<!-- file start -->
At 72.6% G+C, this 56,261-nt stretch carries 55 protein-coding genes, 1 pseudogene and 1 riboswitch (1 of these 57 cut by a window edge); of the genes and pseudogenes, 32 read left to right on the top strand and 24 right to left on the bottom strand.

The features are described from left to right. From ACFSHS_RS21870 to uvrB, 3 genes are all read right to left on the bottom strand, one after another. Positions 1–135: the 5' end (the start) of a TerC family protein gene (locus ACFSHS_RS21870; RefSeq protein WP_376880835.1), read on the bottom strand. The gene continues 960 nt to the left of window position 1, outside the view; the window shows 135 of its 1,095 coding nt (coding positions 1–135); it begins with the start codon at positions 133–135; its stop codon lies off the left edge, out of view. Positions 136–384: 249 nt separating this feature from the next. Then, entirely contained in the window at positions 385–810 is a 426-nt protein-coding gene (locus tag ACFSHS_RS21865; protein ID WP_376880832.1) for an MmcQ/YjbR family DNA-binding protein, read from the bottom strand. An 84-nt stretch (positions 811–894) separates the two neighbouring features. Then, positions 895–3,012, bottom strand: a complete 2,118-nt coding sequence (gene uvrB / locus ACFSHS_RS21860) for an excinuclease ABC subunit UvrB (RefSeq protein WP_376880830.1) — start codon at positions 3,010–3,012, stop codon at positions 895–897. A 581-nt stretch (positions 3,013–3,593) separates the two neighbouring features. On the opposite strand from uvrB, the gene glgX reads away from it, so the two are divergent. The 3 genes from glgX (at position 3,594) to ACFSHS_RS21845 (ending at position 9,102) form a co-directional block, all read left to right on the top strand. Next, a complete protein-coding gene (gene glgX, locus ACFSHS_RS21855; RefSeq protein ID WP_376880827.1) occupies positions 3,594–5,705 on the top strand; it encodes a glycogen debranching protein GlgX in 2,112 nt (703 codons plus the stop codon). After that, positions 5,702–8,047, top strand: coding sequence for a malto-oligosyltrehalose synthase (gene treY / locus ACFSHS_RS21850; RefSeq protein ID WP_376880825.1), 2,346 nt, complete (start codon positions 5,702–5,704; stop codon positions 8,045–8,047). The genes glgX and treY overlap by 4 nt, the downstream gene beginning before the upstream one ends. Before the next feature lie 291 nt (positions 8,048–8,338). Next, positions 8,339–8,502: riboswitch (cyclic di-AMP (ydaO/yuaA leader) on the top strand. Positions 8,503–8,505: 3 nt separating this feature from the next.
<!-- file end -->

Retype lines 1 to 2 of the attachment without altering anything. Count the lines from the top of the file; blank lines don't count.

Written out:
At 72.6% G+C, this 56,261-nt stretch carries 55 protein-coding genes, 1 pseudogene and 1 riboswitch (1 of these 57 cut by a window edge); of the genes and pseudogenes, 32 read left to right on the top strand and 24 right to left on the bottom strand.

The features are described from left to right. From ACFSHS_RS21870 to uvrB, 3 genes are all read right to left on the bottom strand, one after another. Positions 1–135: the 5' end (the start) of a TerC family protein gene (locus ACFSHS_RS21870; RefSeq protein WP_376880835.1), read on the bottom strand. The gene continues 960 nt to the left of window position 1, outside the view; the window shows 135 of its 1,095 coding nt (coding positions 1–135); it begins with the start codon at positions 133–135; its stop codon lies off the left edge, out of view. Positions 136–384: 249 nt separating this feature from the next. Then, entirely contained in the window at positions 385–810 is a 426-nt protein-coding gene (locus tag ACFSHS_RS21865; protein ID WP_376880832.1) for an MmcQ/YjbR family DNA-binding protein, read from the bottom strand. An 84-nt stretch (positions 811–894) separates the two neighbouring features. Then, positions 895–3,012, bottom strand: a complete 2,118-nt coding sequence (gene uvrB / locus ACFSHS_RS21860) for an excinuclease ABC subunit UvrB (RefSeq protein WP_376880830.1) — start codon at positions 3,010–3,012, stop codon at positions 895–897. A 581-nt stretch (positions 3,013–3,593) separates the two neighbouring features. On the opposite strand from uvrB, the gene glgX reads away from it, so the two are divergent. The 3 genes from glgX (at position 3,594) to ACFSHS_RS21845 (ending at position 9,102) form a co-directional block, all read left to right on the top strand. Next, a complete protein-coding gene (gene glgX, locus ACFSHS_RS21855; RefSeq protein ID WP_376880827.1) occupies positions 3,594–5,705 on the top strand; it encodes a glycogen debranching protein GlgX in 2,112 nt (703 codons plus the stop codon). After that, positions 5,702–8,047, top strand: coding sequence for a malto-oligosyltrehalose synthase (gene treY / locus ACFSHS_RS21850; RefSeq protein ID WP_376880825.1), 2,346 nt, complete (start codon positions 5,702–5,704; stop codon positions 8,045–8,047). The genes glgX and treY overlap by 4 nt, the downstream gene beginning before the upstream one ends. Before the next feature lie 291 nt (positions 8,048–8,338). Next, positions 8,339–8,502: riboswitch (cyclic di-AMP (ydaO/yuaA leader) on the top strand. Positions 8,503–8,505: 3 nt separating this feature from the next.